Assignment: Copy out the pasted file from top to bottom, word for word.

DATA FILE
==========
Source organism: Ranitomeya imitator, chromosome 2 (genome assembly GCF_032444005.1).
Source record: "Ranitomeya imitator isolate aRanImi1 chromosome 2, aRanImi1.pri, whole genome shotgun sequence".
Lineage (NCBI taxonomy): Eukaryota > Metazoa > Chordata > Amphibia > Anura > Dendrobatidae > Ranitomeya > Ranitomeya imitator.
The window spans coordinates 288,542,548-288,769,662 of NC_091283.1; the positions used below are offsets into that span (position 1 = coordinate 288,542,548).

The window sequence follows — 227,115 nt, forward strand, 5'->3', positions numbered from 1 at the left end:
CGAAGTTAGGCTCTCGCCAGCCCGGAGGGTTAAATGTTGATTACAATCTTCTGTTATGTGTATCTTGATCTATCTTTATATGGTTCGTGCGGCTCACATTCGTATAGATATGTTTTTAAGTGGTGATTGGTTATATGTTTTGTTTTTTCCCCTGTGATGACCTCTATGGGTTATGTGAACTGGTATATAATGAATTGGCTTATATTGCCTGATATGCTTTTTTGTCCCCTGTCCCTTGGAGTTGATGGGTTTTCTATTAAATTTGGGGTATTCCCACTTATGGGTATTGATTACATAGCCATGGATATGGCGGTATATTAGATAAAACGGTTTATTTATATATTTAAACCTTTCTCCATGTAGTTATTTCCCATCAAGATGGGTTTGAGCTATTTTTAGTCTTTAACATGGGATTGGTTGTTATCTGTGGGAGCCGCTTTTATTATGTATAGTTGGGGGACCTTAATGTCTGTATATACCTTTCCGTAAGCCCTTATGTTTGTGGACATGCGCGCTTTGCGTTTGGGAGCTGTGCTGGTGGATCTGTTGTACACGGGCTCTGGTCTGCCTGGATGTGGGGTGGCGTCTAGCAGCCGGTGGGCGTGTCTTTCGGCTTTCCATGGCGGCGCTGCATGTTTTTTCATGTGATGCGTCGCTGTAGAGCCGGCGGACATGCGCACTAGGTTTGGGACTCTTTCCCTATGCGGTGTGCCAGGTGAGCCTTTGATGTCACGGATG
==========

Source organism: Ranitomeya imitator, chromosome 2 (genome assembly GCF_032444005.1).
Source record: "Ranitomeya imitator isolate aRanImi1 chromosome 2, aRanImi1.pri, whole genome shotgun sequence".
Lineage (NCBI taxonomy): Eukaryota > Metazoa > Chordata > Amphibia > Anura > Dendrobatidae > Ranitomeya > Ranitomeya imitator.
The window spans coordinates 288,542,548-288,769,662 of NC_091283.1; the positions used below are offsets into that span (position 1 = coordinate 288,542,548).

The window sequence follows — 227,115 nt, forward strand, 5'->3', positions numbered from 1 at the left end:
CGAAGTTAGGCTCTCGCCAGCCCGGAGGGTTAAATGTTGATTACAATCTTCTGTTATGTGTATCTTGATCTATCTTTATATGGTTCGTGCGGCTCACATTCGTATAGATATGTTTTTAAGTGGTGATTGGTTATATGTTTTGTTTTTTCCCCTGTGATGACCTCTATGGGTTATGTGAACTGGTATATAATGAATTGGCTTATATTGCCTGATATGCTTTTTTGTCCCCTGTCCCTTGGAGTTGATGGGTTTTCTATTAAATTTGGGGTATTCCCACTTATGGGTATTGATTACATAGCCATGGATATGGCGGTATATTAGATAAAACGGTTTATTTATATATTTAAACCTTTCTCCATGTAGTTATTTCCCATCAAGATGGGTTTGAGCTATTTTTAGTCTTTAACATGGGATTGGTTGTTATCTGTGGGAGCCGCTTTTATTATGTATAGTTGGGGGACCTTAATGTCTGTATATACCTTTCCGTAAGCCCTTATGTTTGTGGACATGCGCGCTTTGCGTTTGGGAGCTGTGCTGGTGGATCTGTTGTACACGGGCTCTGGTCTGCCTGGATGTGGGGTGGCGTCTAGCAGCCGGTGGGCGTGTCTTTCGGCTTTCCATGGCGGCGCTGCATGTTTTTTCATGTGATGCGTCGCTGTAGAGCCGGCGGACATGCGCACTAGGTTTGGGACTCTTTCCCTATGCGGTGTGCCAGGTGAGCCTTTGATGTCACGGATG